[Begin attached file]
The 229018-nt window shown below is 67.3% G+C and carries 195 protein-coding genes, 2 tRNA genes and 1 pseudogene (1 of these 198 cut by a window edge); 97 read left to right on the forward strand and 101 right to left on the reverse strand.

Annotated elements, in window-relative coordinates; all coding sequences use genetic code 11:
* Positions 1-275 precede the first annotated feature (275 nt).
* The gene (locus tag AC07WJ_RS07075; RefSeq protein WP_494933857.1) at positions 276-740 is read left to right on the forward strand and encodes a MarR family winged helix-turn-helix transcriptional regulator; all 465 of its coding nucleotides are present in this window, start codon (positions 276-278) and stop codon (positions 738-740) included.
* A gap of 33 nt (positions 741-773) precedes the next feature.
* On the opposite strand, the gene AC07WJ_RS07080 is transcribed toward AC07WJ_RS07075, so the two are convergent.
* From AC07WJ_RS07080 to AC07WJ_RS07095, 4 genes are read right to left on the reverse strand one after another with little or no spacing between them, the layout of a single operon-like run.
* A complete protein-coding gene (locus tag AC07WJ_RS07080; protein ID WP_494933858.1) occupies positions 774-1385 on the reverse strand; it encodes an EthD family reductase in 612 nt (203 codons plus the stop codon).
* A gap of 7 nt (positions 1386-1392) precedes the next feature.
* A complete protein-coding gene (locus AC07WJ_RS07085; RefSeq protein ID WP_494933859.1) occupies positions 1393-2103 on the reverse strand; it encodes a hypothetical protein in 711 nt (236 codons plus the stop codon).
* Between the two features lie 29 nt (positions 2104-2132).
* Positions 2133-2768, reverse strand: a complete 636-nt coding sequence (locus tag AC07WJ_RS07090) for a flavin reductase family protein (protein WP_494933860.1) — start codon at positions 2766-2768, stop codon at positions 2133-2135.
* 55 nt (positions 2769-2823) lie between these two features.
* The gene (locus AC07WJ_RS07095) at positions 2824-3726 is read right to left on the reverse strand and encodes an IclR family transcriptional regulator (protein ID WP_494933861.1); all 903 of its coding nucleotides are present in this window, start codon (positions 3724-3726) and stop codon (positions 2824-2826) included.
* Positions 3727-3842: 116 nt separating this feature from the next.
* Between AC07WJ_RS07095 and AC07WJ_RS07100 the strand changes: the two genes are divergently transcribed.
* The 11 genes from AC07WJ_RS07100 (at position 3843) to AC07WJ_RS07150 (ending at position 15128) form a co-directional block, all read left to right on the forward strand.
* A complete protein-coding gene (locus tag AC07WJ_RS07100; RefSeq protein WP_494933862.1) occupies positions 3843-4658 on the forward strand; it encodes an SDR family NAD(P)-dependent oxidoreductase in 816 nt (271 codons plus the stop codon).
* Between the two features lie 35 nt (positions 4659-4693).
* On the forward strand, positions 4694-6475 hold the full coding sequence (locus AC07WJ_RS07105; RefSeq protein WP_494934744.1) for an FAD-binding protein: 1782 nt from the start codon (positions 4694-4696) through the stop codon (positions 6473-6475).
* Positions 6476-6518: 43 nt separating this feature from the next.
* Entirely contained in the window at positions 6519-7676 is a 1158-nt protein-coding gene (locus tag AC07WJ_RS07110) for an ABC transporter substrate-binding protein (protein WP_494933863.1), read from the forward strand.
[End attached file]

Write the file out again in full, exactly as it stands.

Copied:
The 229018-nt window shown below is 67.3% G+C and carries 195 protein-coding genes, 2 tRNA genes and 1 pseudogene (1 of these 198 cut by a window edge); 97 read left to right on the forward strand and 101 right to left on the reverse strand.

Annotated elements, in window-relative coordinates; all coding sequences use genetic code 11:
* Positions 1-275 precede the first annotated feature (275 nt).
* The gene (locus tag AC07WJ_RS07075; RefSeq protein WP_494933857.1) at positions 276-740 is read left to right on the forward strand and encodes a MarR family winged helix-turn-helix transcriptional regulator; all 465 of its coding nucleotides are present in this window, start codon (positions 276-278) and stop codon (positions 738-740) included.
* A gap of 33 nt (positions 741-773) precedes the next feature.
* On the opposite strand, the gene AC07WJ_RS07080 is transcribed toward AC07WJ_RS07075, so the two are convergent.
* From AC07WJ_RS07080 to AC07WJ_RS07095, 4 genes are read right to left on the reverse strand one after another with little or no spacing between them, the layout of a single operon-like run.
* A complete protein-coding gene (locus tag AC07WJ_RS07080; protein ID WP_494933858.1) occupies positions 774-1385 on the reverse strand; it encodes an EthD family reductase in 612 nt (203 codons plus the stop codon).
* A gap of 7 nt (positions 1386-1392) precedes the next feature.
* A complete protein-coding gene (locus AC07WJ_RS07085; RefSeq protein ID WP_494933859.1) occupies positions 1393-2103 on the reverse strand; it encodes a hypothetical protein in 711 nt (236 codons plus the stop codon).
* Between the two features lie 29 nt (positions 2104-2132).
* Positions 2133-2768, reverse strand: a complete 636-nt coding sequence (locus tag AC07WJ_RS07090) for a flavin reductase family protein (protein WP_494933860.1) — start codon at positions 2766-2768, stop codon at positions 2133-2135.
* 55 nt (positions 2769-2823) lie between these two features.
* The gene (locus AC07WJ_RS07095) at positions 2824-3726 is read right to left on the reverse strand and encodes an IclR family transcriptional regulator (protein ID WP_494933861.1); all 903 of its coding nucleotides are present in this window, start codon (positions 3724-3726) and stop codon (positions 2824-2826) included.
* Positions 3727-3842: 116 nt separating this feature from the next.
* Between AC07WJ_RS07095 and AC07WJ_RS07100 the strand changes: the two genes are divergently transcribed.
* The 11 genes from AC07WJ_RS07100 (at position 3843) to AC07WJ_RS07150 (ending at position 15128) form a co-directional block, all read left to right on the forward strand.
* A complete protein-coding gene (locus tag AC07WJ_RS07100; RefSeq protein WP_494933862.1) occupies positions 3843-4658 on the forward strand; it encodes an SDR family NAD(P)-dependent oxidoreductase in 816 nt (271 codons plus the stop codon).
* Between the two features lie 35 nt (positions 4659-4693).
* On the forward strand, positions 4694-6475 hold the full coding sequence (locus AC07WJ_RS07105; RefSeq protein WP_494934744.1) for an FAD-binding protein: 1782 nt from the start codon (positions 4694-4696) through the stop codon (positions 6473-6475).
* Positions 6476-6518: 43 nt separating this feature from the next.
* Entirely contained in the window at positions 6519-7676 is a 1158-nt protein-coding gene (locus tag AC07WJ_RS07110) for an ABC transporter substrate-binding protein (protein WP_494933863.1), read from the forward strand.